Rectangles and Squares

Rectangle and square tables can be customized and repeated*. Tops are made from 1/8" thick aluminum sheet. It's pretty stout stuff. Squares can be had up to 48x48". Rectangles up to 48x120". Sides can be had almost without limitation up to the height of the table (e.g. a cube is no problem). The finish is powder-coated, usually clear and a color.

Legs shown are made from square or round tubing with 1/8" thick walls for strength. Hairpin legs shown are 3/8" solid round aluminum rod. 1/2" is available as well. The finish is powder-coated as well.

*No two tables will be precisely alike as the patterns applied to the surface of the aluminum are done by hand.


The Possibilities Are Endless

Click on the above sample set to learn more and look at the pictures below. I really like the symbols and shapes with a translucent color and a finish coat of clear over top. But I also like a pattern, no symbol, with a little color on the edges and a finish coat of clear (like the second picture below, that one's in my living room). Or you can choose a solid color (the ampersand) and clear. Anything goes.


Some examples.



















Steel Tables

Initially I tried plain steel. It seemed like the obvious choice; inexpensive, strong, relatively easy to work with in general and by all accounts, relatively easy to weld (I had about 30 seconds of welding experience before starting all this). Lots of trial and error of course but eventually I got the hang of it all and made some pretty nice looking things. What I didn't anticipate was rust. Obviously steel rusts but with the powder-coated finish I figured I bought the maximum amount of time before rust appeared. The thinking was that lots of outdoor furniture was painted or powder-coated steel. Rust usually didn't show up for years (same goes for cars). And I was making indoor tables. What I didn't consider was that rust shows up on the underlying metal surface much earlier and it's only after it's built up enough to cause the outer layer of powder-coat or paint to bubble or chip or flake off that you finally see it. With a clear finish you see it the minute it shows. On some tables that was a few months down the road. Little spider webs of rust too fine to feel under the layer of clear. Some tables took longer and some show no rust to this day (inexplicably). I needed to switch material. In any event here's a bunch of the plain steel tables. Note that they're all rectangles and squares.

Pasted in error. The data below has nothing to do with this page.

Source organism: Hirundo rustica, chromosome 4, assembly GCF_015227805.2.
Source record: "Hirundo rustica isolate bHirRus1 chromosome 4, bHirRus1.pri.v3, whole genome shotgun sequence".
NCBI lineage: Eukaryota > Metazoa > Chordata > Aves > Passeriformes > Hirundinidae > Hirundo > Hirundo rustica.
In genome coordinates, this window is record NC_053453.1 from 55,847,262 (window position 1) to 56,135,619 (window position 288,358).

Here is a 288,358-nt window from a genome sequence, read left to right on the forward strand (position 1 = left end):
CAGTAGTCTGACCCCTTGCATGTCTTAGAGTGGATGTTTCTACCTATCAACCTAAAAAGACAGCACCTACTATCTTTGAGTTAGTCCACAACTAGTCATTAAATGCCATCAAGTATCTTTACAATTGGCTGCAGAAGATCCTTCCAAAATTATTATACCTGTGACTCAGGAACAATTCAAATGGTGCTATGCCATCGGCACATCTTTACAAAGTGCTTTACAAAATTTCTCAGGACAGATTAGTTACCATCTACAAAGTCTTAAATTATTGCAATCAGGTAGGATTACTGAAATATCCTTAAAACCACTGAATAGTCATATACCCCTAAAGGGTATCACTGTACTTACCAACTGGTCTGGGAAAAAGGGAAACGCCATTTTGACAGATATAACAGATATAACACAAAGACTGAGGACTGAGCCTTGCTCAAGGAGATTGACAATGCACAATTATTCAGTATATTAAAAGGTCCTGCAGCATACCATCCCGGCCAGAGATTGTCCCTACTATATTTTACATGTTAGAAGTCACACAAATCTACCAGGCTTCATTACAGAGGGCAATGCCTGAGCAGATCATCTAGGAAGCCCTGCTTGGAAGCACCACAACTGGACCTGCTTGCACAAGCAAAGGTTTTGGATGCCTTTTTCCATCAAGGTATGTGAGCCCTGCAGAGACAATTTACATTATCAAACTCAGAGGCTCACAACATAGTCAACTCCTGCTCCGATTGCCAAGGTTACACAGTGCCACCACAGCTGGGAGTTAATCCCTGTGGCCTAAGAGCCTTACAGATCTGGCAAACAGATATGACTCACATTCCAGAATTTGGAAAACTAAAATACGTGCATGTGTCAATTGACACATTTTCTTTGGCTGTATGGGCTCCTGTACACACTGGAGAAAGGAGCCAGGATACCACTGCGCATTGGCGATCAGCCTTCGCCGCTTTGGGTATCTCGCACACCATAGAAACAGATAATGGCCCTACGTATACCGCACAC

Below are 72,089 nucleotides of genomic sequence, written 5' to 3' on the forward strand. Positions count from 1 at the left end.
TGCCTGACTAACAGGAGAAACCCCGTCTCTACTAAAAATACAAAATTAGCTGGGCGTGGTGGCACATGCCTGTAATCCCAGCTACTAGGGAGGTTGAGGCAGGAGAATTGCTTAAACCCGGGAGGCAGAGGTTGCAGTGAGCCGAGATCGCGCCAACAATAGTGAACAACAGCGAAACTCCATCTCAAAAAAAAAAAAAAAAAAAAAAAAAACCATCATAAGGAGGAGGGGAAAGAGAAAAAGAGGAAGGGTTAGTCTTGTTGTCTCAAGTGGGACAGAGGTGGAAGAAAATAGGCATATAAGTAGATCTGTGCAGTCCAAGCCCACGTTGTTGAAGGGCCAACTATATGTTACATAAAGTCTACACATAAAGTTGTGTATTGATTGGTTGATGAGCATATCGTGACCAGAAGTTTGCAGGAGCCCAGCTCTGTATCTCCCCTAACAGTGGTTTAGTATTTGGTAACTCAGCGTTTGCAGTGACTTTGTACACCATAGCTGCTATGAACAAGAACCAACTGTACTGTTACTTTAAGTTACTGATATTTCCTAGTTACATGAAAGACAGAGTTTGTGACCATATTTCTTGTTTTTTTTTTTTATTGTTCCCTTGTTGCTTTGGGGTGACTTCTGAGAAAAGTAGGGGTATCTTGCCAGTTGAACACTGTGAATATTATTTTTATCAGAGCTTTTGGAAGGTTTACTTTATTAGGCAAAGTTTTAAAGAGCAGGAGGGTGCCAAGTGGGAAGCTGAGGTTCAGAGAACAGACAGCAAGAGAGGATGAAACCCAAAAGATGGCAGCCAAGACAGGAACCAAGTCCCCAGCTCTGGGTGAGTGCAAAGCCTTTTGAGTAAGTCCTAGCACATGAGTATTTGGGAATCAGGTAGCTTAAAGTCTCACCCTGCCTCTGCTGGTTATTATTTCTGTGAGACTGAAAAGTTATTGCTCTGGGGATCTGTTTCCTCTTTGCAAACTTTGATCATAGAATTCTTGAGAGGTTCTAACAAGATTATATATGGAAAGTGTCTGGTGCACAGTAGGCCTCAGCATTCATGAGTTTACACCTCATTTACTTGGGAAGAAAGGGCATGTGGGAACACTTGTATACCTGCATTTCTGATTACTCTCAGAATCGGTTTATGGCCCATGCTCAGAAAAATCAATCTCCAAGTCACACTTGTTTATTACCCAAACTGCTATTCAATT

One of these days I'll try my hand at stainless but for now I'm sticking with aluminum.